Fitch retains Cameroun’s credit rating at ‘B’
Fitch Ratings has affirmed Cameroon’s Long-term foreign and local currency Issuer Default Ratings (IDR) at ‘B’.
The Outlooks are Stable. The issue rating on Cameroon’s senior unsecured foreign currency bond has also been affirmed at ‘B’.
The Short-term foreign currency IDR has been affirmed at ‘B’. Fitch has also affirmed the Country Ceiling for Cameroon at ‘BBB-’, in line with the Country Ceiling for the Communaute Economique et Monetaire d’Afrique Centrale (CEMAC).
Cameroon’s ‘B’ ratings balance low GDP per capita at USD1,200, less than half that of the ‘B’ median, and structural weaknesses (including governance and political), against sustained economic growth and macroeconomic stability provided by membership of the franc zone of the CEMAC.
This assures currency convertibility and reduces foreign exchange liquidity risks. Cameroon has proved more resilient to the sharp decline in oil prices than its oil-producing peers.
This is due to its more diversified economy, with the oil sector accounting for less than 10 per cent of GDP.
Economic growth remained robust in 2015 at 5.9 per cent, boosted by a 25 per cent increase in oil production and we forecast the economy to grow at 5.5 per cent in 2016-2017, as the non-oil sector benefits from public spending on infrastructure.
However, the collapse in oil prices has adversely affected Cameroon’s public finances and external position as oil revenues represent 20 per cent of government revenues and more than 40 per cent of exports.
Fitch has revised its average oil price forecasts to USD35 per barrel for 2016 and USD45 per barrel for 2017, down from USD60 and USD70 respectively at its previous rating review in November 2015.
We, therefore, expect Cameroon’s fiscal deficit to widen in 2016 to 4.6 per cent of GDP from a better-than expected 3.1 per cent of GDP deficit in 2015.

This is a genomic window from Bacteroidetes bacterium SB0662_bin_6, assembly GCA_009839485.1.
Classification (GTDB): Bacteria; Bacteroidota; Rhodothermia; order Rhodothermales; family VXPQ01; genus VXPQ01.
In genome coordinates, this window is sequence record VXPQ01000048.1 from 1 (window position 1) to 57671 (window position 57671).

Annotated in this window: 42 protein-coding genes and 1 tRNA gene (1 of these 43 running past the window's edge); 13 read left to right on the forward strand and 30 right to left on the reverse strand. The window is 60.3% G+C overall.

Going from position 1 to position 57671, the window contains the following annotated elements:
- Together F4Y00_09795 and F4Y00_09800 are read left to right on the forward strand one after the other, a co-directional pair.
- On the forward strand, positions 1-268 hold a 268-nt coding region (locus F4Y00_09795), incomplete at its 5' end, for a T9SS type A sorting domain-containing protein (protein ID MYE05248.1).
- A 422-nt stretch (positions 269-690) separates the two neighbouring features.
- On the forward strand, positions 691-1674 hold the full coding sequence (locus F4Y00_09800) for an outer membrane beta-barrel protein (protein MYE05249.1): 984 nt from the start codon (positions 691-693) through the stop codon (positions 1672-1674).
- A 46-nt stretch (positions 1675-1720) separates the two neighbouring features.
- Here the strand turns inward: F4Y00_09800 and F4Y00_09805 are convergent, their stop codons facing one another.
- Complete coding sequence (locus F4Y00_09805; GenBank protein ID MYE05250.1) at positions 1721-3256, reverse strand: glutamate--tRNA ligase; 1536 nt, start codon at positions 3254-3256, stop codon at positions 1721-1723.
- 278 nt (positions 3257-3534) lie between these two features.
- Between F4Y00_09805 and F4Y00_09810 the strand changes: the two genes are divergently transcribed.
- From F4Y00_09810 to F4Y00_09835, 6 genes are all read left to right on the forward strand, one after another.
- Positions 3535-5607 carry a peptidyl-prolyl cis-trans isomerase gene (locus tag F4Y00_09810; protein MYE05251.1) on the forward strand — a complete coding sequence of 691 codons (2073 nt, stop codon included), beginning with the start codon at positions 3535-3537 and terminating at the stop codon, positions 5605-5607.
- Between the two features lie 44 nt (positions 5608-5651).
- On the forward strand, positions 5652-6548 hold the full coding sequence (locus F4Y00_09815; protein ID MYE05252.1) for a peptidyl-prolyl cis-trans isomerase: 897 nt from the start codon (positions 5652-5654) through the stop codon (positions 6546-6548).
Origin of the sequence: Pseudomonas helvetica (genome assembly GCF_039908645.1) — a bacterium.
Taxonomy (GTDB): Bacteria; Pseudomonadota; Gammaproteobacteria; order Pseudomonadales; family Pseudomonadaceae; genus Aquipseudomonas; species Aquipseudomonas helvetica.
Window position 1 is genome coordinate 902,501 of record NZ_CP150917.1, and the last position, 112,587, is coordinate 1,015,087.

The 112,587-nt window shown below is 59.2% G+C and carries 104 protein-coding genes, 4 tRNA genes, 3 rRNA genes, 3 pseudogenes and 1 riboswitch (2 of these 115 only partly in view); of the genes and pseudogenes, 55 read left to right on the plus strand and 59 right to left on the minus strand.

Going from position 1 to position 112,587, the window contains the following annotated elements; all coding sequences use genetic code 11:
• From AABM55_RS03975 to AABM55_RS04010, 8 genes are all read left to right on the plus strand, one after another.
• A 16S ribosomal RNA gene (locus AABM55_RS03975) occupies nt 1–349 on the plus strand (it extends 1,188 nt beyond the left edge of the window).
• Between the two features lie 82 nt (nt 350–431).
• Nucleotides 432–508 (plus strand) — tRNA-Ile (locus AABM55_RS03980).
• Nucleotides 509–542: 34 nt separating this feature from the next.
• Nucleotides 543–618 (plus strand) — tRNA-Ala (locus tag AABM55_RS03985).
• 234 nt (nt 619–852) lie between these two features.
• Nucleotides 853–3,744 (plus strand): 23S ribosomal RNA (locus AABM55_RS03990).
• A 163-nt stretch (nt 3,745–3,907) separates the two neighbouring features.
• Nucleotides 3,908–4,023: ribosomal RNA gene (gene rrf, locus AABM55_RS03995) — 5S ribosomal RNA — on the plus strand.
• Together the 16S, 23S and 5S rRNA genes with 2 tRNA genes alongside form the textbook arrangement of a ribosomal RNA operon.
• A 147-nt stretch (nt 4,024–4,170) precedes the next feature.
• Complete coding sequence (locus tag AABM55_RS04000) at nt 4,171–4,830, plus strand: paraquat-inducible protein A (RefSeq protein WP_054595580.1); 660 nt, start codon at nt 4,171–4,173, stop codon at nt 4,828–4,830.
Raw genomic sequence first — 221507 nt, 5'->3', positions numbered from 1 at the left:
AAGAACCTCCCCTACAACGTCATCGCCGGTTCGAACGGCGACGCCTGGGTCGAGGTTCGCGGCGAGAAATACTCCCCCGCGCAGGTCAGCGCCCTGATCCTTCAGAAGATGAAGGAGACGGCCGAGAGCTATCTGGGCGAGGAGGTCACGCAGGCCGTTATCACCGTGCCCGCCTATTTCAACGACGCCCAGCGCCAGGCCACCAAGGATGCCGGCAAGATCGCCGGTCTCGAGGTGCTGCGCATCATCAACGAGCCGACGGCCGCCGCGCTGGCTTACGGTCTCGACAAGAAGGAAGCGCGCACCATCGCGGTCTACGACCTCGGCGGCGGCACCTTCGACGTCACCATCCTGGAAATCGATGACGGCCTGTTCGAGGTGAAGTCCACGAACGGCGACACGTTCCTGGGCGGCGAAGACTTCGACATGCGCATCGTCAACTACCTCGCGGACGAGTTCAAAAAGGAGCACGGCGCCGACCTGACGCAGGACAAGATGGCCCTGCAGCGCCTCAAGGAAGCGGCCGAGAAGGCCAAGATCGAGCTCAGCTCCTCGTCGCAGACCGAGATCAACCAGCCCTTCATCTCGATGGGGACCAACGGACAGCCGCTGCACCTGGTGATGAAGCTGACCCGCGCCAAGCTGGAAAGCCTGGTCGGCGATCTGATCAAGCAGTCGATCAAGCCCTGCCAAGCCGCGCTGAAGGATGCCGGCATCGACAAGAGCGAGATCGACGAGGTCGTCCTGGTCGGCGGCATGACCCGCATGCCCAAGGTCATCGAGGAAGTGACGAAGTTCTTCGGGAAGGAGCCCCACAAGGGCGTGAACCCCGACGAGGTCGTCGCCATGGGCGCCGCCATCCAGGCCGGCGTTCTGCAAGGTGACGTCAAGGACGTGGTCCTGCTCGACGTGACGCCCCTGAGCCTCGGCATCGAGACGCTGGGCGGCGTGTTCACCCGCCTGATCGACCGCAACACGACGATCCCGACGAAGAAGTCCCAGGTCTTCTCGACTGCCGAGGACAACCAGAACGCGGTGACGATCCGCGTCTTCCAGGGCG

The lower 2015 deficit relative to our forecast (of over 5 per cent of GDP) was due, on the spending side, to lower than budgeted capital expenditure and large savings in oil subsidy spending, and on the revenue side, to higher non-oil revenues reflecting earlier measures taken to broaden the VAT tax base and introduce a new excise duty.
Subdued oil price forecasts for 2016-2017 should alleviate some pressure on the budget due to lower oil subsidies, but this will be insufficient to offset the 30 per cent expected decline in oil revenues and the increase in capital spending.
Fitch forecasts the budget deficit to remain broadly flat at 4.5 per cent in 2017, supported by recovering oil prices, robust economic growth, and the developing non-oil sector.
Fitch expects government debt to reach 30 per cent of GDP by 2017, on the back of the wider fiscal deficits. Although still well below the B median of 54 per cent of GDP, Cameroon’s large financing needs have led to a rapid increase in the debt to GDP ratio from just 13 per cent in 2008.
The shallow local capital market has forced the government to increasingly turn to non-concessional and external borrowing, leading to a more-than-doubling of forecast interest expenditure by 2017 (5.1 per cent of government revenues).
A shift in the debt profile from low-cost and concessional to higher-cost at market terms weakens financing flexibility and debt sustainability.
Public finance management remains a key rating weakness. The government routinely runs up arrears, notably to public companies, as a form of financing.
In addition, contingent liabilities related to state-owned enterprises are estimated by the IMF at around 15 per cent of GDP at-end 2013 and represent an additional risk to debt sustainability.
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